“Back home, the main route to advance through hockey is the major-junior level,” Saulnier explained. “The Halifax Mooseheads in the QMJHL are in my back yard, and that’s who my cousin played for. The Mooseheads are practically the NHL for us. I was a late bloomer though, so I grew late and didn’t have much of a chance to play major-junior. While Jill was gone at school, these NCAA booklets and packets kept coming for her, so I naturally picked them up and started reading into it.”

That curiosity led to many conversations with Jill, who was enjoying an outstanding career at Cornell, and eventually led Brennan to follow in his sister’s footsteps. After he completed high school, Brennan, just like his sister, moved away from home to play junior hockey in the hopes of earning an NCAA hockey scholarship. After one season in the AJHL with the Fort McMurray Oil Barons, schools started to call.

“The first team that came knocking was the University of Alabama-Huntsville. They were all in, so I committed to them and went there for all four years of my schooling,” Saulnier recalled fondly.  “It was great development, on and off the ice. The experience helped me grow up and be an adult, on top of receiving an education and getting the opportunity to play the sport I love at a high level.”

Throughout all four years, Jill was an integral piece to Brennan’s college success.

“She played a huge part. When you go to college with a hockey player’s mindset, you’re there to go to the NHL,” Saulnier explained. “When difficult things came up in school, life, and hockey, Jill was always my first call.

“As my college career came to an end, I was starting to garner interest from professional teams. I attended Montreal Canadiens NHL camp after my junior year in 2017, and that let me see where the bar was set at. I decided to take a run at going professional and feel like I’ve landed in a great spot here in Rapid City.”

While Brennan was at UAH, Jill was playing professional women’s hockey.  After her 195-point career through four years at Cornell, she played in the Canadian Women’s Hockey League for the Calgary Inferno (2015-2018), and the Montreal Canadiennes (2018-19). With Calgary in her first season as a professional, she took home the 2016 Clarkson Cup Championship. Going to Calgary wasn’t just a move for professional hockey, but rather was one step closer to her Olympic dream.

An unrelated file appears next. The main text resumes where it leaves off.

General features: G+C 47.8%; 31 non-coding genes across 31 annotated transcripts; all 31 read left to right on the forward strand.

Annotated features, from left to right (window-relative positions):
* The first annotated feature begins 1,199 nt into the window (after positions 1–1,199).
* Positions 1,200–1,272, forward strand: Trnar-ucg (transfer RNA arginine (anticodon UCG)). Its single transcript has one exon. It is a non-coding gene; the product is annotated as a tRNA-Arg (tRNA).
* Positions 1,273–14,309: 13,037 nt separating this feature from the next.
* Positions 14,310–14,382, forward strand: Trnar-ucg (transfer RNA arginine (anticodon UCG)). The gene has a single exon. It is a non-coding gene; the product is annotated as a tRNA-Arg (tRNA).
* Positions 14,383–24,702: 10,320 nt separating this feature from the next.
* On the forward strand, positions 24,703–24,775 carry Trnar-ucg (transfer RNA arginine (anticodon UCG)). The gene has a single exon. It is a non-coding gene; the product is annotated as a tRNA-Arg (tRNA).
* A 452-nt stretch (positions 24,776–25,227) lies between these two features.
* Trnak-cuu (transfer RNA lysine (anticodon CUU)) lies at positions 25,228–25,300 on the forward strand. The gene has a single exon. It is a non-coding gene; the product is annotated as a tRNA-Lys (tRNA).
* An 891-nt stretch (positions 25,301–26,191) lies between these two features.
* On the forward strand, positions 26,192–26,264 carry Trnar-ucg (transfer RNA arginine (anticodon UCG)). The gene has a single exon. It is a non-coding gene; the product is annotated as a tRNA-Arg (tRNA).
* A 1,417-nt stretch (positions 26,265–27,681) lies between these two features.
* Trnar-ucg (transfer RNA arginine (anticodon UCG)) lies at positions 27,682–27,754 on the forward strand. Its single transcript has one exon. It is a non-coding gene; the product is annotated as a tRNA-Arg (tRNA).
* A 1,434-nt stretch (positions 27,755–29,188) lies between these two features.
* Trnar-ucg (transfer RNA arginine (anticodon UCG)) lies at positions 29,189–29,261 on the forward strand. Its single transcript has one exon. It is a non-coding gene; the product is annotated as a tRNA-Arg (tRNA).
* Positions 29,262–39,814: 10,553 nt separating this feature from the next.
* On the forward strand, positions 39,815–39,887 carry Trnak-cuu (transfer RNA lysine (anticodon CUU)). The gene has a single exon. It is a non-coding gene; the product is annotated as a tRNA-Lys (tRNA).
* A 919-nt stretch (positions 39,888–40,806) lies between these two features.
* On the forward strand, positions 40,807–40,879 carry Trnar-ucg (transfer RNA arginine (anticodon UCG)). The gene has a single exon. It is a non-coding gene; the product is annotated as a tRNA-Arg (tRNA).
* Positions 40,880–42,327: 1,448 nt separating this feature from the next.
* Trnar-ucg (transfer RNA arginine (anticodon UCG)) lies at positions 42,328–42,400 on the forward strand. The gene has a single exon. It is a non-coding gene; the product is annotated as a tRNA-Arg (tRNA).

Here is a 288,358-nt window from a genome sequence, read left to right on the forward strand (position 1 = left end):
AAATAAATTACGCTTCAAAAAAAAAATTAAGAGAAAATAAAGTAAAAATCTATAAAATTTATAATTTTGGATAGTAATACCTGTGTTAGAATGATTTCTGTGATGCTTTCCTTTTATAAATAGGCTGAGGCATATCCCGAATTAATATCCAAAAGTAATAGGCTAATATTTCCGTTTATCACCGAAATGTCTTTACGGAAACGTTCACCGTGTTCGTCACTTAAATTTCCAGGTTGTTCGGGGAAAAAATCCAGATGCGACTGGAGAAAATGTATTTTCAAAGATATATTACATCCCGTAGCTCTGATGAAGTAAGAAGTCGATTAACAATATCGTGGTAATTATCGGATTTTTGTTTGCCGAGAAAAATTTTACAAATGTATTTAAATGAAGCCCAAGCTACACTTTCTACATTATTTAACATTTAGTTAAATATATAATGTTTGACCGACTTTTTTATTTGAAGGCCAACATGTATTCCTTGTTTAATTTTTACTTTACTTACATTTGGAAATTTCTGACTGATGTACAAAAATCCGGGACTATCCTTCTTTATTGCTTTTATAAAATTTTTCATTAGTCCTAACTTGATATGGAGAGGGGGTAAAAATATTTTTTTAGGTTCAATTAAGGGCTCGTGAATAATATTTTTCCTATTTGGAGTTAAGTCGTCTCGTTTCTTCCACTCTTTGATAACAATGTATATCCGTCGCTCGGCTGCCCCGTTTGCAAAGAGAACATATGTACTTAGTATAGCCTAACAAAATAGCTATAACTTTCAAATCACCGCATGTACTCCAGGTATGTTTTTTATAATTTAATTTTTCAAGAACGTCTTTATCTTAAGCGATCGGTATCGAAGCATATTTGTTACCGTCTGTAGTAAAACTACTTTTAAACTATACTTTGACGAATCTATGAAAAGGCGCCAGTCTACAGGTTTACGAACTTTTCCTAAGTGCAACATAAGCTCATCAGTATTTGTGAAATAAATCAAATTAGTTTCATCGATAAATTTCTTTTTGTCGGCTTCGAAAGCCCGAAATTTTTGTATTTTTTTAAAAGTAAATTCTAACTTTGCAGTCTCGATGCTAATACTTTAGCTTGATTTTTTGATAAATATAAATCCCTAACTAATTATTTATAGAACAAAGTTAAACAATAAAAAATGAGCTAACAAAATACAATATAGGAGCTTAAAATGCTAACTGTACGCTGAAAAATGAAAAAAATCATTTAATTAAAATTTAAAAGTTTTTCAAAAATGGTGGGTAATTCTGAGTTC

“It was great to watch her get the opportunity to play pro in Calgary. One of the best parts about that was most of her Calgary teammates played on the Olympic squad,” Saulnier added. “She knew she had to have a big year there, and hopefully that would lead to her being centralized for a chance on the team. She’s a similar style to me, a grinder, and she knew she had work to do. She worked every day, won a championship, and I think that turned a lot of heads.”

Centralization is when the Canadian National Team narrows down their potential Olympic roster to 35 skaters. During centralization, Hockey Canada moves those 35 women out to Calgary in August on a full-time basis, and they train out of the Markin MacPhail Centre at WinSport’s Canada Olympic Park. Every day and every practice are an audition to crack the national team.

“From the outside looking in, Jill was always going to play in the Olympics in my mind,” Saulnier said sentimentally. “Centralization is when that grind started for her. My dad said she’d call every night, worried and anxious because every day is an evaluation. If you have a bad stretch of days, your dream might crumble right in front of you. For her to take that head on, all of that stress, and make her dream come true is really inspiring.”

That is exactly what Jill did. Prior to the beginning of the XXIII Winter Olympics in Pyeongchang, South Korea, she got the call. Jill Saulnier was officially representing Team Canada on the largest stage in international sports.